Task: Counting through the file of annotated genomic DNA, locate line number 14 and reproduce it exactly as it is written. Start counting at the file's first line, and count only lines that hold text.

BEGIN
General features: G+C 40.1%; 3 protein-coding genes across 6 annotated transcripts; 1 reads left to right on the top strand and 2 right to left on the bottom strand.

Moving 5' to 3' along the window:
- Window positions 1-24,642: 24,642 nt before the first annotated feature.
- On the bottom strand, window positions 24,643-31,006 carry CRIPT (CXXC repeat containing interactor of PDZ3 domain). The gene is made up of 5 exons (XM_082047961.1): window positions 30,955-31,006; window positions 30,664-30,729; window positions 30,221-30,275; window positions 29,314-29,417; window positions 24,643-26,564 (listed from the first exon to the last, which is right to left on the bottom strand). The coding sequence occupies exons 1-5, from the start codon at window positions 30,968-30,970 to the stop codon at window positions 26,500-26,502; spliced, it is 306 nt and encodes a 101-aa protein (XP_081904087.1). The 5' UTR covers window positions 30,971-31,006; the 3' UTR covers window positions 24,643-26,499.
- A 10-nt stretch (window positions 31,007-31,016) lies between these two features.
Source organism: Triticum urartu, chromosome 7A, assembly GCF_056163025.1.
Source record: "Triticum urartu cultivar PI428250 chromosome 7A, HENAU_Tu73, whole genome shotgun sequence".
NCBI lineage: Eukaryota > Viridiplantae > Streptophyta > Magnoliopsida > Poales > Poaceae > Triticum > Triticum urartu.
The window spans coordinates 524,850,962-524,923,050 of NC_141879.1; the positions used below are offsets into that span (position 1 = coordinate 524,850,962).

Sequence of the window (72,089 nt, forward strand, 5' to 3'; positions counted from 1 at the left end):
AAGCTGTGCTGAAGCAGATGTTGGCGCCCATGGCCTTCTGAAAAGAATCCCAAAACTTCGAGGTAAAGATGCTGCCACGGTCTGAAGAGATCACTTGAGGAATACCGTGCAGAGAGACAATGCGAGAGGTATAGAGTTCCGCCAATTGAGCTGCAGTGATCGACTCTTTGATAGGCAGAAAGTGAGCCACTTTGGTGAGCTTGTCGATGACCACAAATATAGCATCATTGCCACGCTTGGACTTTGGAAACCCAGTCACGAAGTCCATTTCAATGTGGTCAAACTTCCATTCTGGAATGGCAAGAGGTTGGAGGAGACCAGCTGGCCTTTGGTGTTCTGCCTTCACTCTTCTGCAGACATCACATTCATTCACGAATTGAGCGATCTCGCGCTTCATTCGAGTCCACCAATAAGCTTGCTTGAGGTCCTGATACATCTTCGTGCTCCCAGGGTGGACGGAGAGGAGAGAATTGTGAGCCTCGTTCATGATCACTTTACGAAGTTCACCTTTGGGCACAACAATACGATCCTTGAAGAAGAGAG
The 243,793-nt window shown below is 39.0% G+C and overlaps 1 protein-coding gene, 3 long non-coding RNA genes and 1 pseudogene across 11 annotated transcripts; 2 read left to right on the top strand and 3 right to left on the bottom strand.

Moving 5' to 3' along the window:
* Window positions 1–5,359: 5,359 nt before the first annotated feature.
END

* Window positions 1–5,359: 5,359 nt before the first annotated feature.